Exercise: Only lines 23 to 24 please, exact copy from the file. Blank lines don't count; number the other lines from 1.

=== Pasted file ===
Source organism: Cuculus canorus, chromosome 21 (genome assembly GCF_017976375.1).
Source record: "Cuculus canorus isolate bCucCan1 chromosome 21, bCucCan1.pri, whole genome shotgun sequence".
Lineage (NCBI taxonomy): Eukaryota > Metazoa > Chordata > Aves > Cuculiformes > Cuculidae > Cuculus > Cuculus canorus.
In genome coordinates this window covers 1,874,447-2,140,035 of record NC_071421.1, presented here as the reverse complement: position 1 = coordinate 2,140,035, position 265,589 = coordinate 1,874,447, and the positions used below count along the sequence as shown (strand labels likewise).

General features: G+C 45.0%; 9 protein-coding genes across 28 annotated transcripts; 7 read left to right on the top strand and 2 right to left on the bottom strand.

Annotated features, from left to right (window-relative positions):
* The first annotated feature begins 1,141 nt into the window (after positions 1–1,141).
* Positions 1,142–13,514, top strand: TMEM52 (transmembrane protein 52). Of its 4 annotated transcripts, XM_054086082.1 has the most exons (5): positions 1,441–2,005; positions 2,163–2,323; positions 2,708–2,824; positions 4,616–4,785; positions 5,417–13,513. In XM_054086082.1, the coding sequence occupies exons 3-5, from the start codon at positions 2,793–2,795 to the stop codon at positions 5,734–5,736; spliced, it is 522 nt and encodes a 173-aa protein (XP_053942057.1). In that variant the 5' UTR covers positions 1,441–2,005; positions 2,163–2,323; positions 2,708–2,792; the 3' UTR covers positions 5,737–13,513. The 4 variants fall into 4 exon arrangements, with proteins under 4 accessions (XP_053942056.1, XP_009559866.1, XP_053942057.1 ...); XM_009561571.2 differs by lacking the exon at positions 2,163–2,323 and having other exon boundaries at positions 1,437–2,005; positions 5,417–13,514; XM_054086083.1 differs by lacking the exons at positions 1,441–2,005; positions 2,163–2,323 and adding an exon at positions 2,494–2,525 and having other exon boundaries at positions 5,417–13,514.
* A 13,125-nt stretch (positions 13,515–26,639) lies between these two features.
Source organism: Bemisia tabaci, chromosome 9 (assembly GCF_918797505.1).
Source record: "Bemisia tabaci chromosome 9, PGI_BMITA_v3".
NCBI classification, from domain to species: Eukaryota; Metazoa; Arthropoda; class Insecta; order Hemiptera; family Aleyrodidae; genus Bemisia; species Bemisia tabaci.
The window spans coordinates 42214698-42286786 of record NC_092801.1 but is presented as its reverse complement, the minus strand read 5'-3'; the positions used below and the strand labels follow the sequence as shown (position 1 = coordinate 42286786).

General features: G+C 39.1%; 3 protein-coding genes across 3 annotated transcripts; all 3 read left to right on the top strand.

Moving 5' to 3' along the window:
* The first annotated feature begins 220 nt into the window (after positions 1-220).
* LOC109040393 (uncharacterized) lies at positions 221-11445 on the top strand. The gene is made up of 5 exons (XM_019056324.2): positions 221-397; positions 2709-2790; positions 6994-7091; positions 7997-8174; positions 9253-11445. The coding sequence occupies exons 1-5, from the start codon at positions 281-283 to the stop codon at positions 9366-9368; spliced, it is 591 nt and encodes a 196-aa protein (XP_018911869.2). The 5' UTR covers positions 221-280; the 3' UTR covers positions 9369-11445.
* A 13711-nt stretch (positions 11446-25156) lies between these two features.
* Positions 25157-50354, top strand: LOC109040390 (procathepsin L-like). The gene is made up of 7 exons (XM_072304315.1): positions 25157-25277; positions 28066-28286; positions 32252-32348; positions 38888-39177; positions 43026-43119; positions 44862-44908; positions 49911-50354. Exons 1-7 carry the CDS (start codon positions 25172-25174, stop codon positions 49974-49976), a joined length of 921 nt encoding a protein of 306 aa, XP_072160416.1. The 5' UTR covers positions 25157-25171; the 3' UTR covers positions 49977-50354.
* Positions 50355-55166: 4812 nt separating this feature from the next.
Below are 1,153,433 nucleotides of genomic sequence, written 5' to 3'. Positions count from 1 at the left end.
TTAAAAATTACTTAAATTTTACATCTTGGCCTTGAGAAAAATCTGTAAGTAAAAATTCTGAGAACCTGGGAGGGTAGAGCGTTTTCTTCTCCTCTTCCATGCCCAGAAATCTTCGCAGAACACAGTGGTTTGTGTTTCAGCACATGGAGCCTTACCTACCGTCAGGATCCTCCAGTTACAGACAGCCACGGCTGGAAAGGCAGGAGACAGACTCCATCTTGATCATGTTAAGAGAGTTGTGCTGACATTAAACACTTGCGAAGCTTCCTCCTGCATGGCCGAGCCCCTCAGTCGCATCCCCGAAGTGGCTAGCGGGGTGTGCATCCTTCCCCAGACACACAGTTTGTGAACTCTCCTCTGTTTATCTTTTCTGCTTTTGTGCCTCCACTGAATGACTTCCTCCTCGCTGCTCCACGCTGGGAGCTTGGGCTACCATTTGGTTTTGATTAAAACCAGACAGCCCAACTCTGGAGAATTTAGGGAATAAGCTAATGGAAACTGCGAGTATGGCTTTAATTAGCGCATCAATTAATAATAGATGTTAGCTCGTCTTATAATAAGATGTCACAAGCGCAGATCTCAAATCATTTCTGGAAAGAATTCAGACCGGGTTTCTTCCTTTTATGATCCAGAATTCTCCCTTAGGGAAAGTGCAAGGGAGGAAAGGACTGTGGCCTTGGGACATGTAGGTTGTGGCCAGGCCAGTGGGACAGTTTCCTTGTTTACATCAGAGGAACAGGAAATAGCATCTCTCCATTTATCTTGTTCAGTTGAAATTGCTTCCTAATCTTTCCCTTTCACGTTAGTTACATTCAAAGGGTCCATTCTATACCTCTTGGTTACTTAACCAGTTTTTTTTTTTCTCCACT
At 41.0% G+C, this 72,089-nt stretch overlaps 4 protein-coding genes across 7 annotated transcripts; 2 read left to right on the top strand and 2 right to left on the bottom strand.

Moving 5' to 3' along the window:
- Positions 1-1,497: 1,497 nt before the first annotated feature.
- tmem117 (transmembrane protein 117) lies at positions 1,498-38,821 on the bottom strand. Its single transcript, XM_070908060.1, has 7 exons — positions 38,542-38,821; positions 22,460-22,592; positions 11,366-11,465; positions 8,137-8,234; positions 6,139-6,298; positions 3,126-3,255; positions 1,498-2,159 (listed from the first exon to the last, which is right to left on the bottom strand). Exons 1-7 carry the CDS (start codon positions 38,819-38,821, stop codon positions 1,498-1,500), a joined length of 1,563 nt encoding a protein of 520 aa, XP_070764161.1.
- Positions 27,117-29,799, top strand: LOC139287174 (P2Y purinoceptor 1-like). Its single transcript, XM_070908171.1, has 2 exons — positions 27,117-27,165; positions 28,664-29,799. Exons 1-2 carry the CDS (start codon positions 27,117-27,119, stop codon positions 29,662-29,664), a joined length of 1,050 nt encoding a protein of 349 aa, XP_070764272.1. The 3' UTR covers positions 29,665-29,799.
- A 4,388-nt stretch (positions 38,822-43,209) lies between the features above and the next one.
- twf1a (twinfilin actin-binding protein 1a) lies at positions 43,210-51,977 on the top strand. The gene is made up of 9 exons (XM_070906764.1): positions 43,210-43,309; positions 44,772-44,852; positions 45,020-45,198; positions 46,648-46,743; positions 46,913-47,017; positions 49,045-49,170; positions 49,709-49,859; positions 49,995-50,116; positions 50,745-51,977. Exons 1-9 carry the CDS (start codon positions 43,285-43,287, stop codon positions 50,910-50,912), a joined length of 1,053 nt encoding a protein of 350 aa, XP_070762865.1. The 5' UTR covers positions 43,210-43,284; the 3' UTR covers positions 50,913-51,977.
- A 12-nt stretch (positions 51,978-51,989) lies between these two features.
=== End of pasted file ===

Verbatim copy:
At 41.0% G+C, this 72,089-nt stretch overlaps 4 protein-coding genes across 7 annotated transcripts; 2 read left to right on the top strand and 2 right to left on the bottom strand.

Moving 5' to 3' along the window: